How To Use Instant Messaging in the Workplace

Office communication

The use of instant messaging in the workplace is on the rise. Many people, myself included, believe that IM will someday replace email as the main communication tool for companies -- large and small. Given my current occupation, I think IM is fantastic -- it allows me to quickly and easily share code snippets with other developers, easily communicate non-technical information with other members of my team, and keep in touch with a few friends that I don't have the luxury of working with.

Having said that, companies for the most part don't have any "formal" guidelines in place when it comes to the use of IM by employees. However, just because said guidelines may not be in place, there are some "best practices" that you should try and stick to when using IM at work:

  1. First and foremost, follow company policy: If your employer does have a policy in place regulating the use of IM, make sure you follow it. Not sure if there are any such policies? Find out for sure before you start firing off IMs to your friends about making it 'til closing time at the bar on Saturday night.
  2. Confidential information -- keep it that way: Under no circumstances mention confidential information over IM assuming it's safe. Chances are, it isn't. More than likely, your IMs are being sent over an unsecured line.
  3. Use professionalism: As I mentioned above, IM is great for communicating with co-workers and friends alike. But, don't go sending a bunch of IM slang to your unsuspecting recipients. Do you really think that your 40-something, middle management co-workers are going to know what you are talking about when you send a message like "yt? no? ok, np. ttyl" (read: "You there? No? Ok, no problem. Talk to you later."). I can almost guarantee that use of this kind of IM lingo will have you looked at like a college freshman in no time. Use complete words, and *gasp* complete sentences.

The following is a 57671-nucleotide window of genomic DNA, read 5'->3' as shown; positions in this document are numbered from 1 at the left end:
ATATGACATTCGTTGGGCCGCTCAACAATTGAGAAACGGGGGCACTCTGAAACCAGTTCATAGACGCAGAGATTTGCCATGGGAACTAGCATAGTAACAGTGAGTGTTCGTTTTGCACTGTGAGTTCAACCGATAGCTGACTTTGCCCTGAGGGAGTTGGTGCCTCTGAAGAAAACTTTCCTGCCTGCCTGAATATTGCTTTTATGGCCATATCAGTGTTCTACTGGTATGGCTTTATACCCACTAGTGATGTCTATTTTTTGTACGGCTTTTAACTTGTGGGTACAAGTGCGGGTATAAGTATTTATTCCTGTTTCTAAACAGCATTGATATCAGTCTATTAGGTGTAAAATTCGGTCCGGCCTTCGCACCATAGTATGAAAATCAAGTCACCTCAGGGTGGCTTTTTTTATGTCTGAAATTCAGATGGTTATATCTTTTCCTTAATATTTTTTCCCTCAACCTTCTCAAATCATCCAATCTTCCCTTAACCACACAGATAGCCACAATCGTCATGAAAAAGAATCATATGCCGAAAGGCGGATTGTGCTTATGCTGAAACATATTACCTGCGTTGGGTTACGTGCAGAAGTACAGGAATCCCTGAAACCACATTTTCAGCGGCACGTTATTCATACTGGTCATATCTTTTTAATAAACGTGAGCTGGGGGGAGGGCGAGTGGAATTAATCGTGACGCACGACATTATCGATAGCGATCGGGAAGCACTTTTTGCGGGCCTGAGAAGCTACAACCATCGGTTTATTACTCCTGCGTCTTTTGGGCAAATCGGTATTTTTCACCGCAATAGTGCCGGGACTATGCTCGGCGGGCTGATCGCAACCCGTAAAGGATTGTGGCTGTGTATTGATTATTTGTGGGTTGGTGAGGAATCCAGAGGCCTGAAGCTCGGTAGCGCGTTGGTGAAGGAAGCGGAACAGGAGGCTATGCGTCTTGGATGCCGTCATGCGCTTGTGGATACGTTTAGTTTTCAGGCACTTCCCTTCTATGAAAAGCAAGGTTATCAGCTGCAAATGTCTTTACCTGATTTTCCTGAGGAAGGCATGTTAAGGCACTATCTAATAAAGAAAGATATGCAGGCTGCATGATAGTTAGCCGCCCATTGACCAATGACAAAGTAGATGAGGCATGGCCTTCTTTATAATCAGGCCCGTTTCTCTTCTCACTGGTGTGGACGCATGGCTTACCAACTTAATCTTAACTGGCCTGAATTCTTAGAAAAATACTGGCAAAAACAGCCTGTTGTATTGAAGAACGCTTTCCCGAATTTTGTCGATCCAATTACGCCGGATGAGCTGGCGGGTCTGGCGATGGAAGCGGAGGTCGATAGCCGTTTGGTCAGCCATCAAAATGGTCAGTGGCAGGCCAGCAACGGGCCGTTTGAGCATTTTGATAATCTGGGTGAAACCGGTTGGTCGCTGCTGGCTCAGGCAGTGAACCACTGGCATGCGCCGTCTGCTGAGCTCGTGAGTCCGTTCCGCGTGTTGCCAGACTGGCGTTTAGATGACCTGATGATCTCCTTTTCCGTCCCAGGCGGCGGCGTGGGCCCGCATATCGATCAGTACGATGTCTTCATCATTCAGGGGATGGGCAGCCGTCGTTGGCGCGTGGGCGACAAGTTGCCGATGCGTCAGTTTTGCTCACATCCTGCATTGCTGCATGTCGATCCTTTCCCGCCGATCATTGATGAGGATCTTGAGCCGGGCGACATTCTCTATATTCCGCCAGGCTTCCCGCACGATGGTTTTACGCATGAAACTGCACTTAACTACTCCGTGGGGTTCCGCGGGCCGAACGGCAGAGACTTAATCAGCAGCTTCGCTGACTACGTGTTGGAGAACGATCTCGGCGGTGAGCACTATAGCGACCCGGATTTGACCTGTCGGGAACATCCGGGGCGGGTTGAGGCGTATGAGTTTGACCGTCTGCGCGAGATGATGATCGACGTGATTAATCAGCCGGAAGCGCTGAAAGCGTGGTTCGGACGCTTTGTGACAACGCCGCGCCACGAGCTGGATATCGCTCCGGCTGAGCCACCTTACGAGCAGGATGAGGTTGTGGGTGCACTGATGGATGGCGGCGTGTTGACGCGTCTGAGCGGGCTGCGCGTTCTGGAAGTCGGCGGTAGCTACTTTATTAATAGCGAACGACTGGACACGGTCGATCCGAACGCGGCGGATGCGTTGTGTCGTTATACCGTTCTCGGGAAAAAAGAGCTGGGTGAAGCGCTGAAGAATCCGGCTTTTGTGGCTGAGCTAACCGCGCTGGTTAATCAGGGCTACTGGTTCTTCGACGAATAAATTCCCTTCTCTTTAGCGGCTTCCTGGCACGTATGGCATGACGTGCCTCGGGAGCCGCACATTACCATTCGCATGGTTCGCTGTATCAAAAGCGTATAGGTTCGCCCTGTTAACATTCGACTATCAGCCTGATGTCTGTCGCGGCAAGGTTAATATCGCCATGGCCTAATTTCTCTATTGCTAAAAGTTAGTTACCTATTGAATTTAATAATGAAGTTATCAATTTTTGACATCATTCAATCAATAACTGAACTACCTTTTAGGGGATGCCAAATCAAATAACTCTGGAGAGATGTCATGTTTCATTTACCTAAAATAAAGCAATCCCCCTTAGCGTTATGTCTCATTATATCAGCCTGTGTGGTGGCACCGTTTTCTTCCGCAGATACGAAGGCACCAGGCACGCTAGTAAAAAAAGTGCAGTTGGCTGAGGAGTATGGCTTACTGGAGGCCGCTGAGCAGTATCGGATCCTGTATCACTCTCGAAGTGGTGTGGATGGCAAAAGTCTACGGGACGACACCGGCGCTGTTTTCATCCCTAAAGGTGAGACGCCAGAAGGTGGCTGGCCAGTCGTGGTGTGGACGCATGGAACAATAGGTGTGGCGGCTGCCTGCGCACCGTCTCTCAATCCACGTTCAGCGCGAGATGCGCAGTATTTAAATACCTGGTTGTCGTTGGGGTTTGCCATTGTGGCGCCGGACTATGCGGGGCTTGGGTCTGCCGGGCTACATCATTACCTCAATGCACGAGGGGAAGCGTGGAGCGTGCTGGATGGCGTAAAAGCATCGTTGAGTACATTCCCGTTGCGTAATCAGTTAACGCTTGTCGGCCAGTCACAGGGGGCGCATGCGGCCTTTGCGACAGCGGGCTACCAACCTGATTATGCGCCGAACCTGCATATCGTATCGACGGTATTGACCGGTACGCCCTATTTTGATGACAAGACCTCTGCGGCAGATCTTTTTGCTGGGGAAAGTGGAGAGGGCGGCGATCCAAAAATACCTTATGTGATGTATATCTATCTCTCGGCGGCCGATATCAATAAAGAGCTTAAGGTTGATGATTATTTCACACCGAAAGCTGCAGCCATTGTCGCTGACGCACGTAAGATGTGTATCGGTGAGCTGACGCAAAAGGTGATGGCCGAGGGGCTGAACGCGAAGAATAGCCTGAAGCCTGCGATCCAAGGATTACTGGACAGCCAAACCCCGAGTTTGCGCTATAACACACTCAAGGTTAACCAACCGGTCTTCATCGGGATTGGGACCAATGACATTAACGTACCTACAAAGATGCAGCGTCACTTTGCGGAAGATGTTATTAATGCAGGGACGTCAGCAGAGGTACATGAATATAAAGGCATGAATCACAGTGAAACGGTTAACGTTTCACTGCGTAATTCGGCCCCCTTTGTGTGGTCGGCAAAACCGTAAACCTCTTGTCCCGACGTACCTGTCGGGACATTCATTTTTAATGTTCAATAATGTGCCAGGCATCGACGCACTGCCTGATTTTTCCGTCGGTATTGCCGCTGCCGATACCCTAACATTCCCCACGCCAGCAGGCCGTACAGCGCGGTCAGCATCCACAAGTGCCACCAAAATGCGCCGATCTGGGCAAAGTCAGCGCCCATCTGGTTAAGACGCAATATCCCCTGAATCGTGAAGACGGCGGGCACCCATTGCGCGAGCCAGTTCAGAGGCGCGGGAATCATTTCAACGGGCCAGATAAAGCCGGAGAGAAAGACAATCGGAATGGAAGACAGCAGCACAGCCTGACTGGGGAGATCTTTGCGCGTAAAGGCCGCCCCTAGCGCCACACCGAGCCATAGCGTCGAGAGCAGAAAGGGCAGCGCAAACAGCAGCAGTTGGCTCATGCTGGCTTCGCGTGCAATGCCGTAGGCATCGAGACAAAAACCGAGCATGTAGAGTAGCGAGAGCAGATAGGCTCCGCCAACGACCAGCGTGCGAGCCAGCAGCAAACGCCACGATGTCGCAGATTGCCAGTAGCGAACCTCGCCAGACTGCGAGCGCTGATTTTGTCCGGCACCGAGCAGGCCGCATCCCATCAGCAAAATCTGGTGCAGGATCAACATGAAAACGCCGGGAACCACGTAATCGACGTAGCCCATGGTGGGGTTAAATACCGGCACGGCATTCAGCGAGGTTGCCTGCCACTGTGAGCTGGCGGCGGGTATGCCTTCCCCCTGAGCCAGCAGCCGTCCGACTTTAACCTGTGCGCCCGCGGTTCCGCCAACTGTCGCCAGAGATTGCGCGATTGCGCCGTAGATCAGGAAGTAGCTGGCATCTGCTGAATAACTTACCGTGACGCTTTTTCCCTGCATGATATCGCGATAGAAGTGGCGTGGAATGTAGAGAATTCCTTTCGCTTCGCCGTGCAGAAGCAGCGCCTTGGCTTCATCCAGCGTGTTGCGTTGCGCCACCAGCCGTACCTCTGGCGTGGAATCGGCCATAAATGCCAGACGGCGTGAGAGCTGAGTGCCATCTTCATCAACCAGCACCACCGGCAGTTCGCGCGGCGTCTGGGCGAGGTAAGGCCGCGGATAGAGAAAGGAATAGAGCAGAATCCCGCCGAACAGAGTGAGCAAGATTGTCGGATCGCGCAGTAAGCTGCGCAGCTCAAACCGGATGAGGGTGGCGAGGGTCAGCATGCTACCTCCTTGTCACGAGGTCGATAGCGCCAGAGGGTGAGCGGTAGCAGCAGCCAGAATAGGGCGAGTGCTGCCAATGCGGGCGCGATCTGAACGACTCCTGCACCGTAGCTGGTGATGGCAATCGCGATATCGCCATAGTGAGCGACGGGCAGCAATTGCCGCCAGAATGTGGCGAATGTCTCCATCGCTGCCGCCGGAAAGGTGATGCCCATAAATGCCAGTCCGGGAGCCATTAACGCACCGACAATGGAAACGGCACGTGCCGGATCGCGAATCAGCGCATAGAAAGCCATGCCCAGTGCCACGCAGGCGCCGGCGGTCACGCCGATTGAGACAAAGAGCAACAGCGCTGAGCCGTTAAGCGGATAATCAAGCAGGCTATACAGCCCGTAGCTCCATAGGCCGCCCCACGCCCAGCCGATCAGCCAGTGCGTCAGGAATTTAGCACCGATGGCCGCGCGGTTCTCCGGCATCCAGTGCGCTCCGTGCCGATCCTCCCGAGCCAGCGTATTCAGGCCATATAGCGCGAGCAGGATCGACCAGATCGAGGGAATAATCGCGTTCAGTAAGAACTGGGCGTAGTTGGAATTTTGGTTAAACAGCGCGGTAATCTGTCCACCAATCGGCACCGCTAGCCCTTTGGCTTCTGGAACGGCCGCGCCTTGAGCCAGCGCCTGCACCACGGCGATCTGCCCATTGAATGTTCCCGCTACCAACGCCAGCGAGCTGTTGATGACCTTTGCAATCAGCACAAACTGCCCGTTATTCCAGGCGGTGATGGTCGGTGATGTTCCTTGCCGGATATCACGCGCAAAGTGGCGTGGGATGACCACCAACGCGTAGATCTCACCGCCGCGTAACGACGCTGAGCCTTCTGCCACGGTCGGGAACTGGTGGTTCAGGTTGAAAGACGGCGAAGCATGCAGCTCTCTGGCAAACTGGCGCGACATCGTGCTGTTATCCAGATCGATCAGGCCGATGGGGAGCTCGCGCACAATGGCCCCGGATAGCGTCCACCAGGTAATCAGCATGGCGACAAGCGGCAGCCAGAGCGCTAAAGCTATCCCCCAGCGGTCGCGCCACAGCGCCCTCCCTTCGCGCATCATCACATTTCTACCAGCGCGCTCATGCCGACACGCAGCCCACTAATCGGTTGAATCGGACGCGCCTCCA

4. Use a status message: Have a boat load of work to do, and can't afford to be interrupted? Put up an away message, and use some detail. Using a message other than the canned "I am away from my computer right now" away message will keep people at bay until you are able to return. Additionally, most IM applications allow you to hide messages when you are "Away", allowing you to respond when you are good and ready.
  5. Don't write anything you wouldn't want the IT staff reading: IT has access to every file on your computer, every email and IM you send, and every phone call you make. Unless you really want to come into work one day to find your IT staff kicked back with a bowl of popcorn and a big gulp while reading your IMs, leave the juicy stuff at home.


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I agree with Chaminda Suraweera, IM and email have a big difference and depends on the situation and i believe that IM will not replace the emails in any way. IM is good for a small communication. With emails you can do anything and you don't have any limit in email but you do in IM -- you send emails to someone, (company, boss, co-worker) as a memo or official letter, but you can't IM them in such way, so i think emails are good and IM's are cool.

By Jameel Ahmad Sameemi

Good. I think IM achieves one thing and emails achieve another. These different forms of communication need to coexist, giving people the option to use whichever that suits the situation.

By Chaminda Suraweera